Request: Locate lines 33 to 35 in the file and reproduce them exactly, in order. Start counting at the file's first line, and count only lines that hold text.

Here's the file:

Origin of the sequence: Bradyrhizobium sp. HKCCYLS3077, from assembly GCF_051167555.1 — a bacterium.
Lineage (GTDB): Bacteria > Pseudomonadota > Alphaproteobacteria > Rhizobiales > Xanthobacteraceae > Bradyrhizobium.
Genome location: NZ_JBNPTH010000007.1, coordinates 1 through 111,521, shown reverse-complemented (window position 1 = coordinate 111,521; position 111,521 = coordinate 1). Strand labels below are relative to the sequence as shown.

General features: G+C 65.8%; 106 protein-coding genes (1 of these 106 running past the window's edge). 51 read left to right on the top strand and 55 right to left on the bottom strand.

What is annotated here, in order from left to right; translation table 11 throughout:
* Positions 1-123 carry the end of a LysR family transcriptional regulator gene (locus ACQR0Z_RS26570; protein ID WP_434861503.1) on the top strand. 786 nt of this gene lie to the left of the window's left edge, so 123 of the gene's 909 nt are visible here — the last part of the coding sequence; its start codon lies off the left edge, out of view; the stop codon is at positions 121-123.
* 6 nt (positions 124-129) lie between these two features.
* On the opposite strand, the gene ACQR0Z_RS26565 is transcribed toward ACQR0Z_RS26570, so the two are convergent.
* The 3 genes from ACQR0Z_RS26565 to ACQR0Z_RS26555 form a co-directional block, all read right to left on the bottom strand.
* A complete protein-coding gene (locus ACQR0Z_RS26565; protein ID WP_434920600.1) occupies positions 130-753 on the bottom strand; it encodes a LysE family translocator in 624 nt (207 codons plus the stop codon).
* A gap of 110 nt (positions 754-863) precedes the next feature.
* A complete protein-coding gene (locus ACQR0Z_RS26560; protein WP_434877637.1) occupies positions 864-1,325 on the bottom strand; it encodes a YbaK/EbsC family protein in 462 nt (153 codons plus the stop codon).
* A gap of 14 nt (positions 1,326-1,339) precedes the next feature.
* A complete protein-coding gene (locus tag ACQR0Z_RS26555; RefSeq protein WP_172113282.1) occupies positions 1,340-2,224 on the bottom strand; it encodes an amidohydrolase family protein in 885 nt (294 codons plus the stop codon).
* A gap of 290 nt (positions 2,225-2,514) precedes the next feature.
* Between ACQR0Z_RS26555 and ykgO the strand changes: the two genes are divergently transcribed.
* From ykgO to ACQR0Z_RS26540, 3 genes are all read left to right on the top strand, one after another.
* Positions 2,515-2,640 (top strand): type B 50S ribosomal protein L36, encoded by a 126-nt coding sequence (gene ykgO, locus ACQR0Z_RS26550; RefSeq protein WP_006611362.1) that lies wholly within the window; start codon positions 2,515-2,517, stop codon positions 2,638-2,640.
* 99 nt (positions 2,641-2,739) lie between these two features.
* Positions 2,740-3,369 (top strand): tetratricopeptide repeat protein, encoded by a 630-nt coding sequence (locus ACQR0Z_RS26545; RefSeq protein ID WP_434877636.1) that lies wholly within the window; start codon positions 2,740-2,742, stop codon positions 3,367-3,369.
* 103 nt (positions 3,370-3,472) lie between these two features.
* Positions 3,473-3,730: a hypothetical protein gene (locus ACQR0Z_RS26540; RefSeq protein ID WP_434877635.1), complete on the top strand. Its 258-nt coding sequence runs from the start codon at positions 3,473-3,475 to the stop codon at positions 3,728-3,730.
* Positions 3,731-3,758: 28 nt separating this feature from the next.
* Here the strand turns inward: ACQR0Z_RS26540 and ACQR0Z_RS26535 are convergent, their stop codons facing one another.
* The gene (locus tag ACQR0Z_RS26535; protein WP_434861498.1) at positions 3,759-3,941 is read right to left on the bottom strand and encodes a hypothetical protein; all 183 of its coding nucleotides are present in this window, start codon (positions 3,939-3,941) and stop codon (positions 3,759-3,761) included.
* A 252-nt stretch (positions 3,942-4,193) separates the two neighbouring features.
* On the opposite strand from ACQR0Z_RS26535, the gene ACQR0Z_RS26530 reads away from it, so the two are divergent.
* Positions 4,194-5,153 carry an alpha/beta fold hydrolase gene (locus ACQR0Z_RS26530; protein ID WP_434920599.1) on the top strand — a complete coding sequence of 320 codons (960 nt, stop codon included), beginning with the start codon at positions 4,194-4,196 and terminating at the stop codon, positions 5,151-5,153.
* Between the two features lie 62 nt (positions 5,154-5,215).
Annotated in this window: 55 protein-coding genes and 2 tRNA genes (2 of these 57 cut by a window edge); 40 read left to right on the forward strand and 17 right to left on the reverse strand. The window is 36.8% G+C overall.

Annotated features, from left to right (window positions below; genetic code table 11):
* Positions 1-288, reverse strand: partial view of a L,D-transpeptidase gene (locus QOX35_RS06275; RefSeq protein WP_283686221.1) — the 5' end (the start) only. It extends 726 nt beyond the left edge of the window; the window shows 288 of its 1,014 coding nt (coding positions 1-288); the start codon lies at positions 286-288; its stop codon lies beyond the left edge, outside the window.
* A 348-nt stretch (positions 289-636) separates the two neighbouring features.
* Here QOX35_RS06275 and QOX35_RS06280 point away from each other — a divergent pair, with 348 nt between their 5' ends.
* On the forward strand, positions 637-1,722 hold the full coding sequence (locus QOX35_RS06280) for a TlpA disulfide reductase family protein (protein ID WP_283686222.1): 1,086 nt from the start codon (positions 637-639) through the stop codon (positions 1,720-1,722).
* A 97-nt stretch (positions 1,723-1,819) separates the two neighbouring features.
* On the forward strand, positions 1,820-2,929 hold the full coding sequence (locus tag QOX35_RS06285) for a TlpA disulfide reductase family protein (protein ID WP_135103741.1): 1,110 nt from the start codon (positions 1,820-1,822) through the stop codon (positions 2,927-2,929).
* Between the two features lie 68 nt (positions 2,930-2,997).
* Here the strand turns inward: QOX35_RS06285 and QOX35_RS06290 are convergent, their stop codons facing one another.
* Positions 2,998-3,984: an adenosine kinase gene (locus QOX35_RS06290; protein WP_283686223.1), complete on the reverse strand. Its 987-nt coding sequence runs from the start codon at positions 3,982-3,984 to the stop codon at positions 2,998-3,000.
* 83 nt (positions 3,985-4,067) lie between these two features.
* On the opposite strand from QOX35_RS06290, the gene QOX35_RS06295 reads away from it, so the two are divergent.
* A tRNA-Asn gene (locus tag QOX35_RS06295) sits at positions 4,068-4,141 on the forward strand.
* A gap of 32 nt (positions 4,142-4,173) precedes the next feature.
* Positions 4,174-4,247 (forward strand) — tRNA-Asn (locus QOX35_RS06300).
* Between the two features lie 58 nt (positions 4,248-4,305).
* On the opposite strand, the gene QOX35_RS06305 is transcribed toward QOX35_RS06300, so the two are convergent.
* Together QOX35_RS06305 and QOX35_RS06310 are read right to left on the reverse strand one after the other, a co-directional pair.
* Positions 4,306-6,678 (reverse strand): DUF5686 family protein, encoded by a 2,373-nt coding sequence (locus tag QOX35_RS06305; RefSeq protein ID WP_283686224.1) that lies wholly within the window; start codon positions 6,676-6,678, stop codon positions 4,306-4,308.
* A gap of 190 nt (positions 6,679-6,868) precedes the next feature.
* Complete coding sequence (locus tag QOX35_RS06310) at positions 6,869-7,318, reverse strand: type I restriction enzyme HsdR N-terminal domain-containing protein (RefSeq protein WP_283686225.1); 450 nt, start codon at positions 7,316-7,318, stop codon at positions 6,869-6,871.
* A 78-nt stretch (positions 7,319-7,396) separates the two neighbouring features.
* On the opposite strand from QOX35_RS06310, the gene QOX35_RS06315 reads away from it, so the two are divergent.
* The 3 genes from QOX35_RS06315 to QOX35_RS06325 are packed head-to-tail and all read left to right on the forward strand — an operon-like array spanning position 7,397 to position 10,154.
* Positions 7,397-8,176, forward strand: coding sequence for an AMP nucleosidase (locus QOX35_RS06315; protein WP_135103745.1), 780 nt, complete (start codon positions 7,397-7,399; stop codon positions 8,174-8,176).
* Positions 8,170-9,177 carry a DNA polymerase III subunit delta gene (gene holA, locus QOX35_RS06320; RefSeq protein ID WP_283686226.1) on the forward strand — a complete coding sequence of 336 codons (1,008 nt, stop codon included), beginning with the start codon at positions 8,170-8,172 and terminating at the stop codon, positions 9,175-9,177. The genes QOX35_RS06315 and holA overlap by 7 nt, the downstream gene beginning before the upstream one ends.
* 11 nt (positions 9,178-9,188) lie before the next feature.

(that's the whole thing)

* A 348-nt stretch (positions 289-636) separates the two neighbouring features.
* Here QOX35_RS06275 and QOX35_RS06280 point away from each other — a divergent pair, with 348 nt between their 5' ends.
* On the forward strand, positions 637-1,722 hold the full coding sequence (locus QOX35_RS06280) for a TlpA disulfide reductase family protein (protein ID WP_283686222.1): 1,086 nt from the start codon (positions 637-639) through the stop codon (positions 1,720-1,722).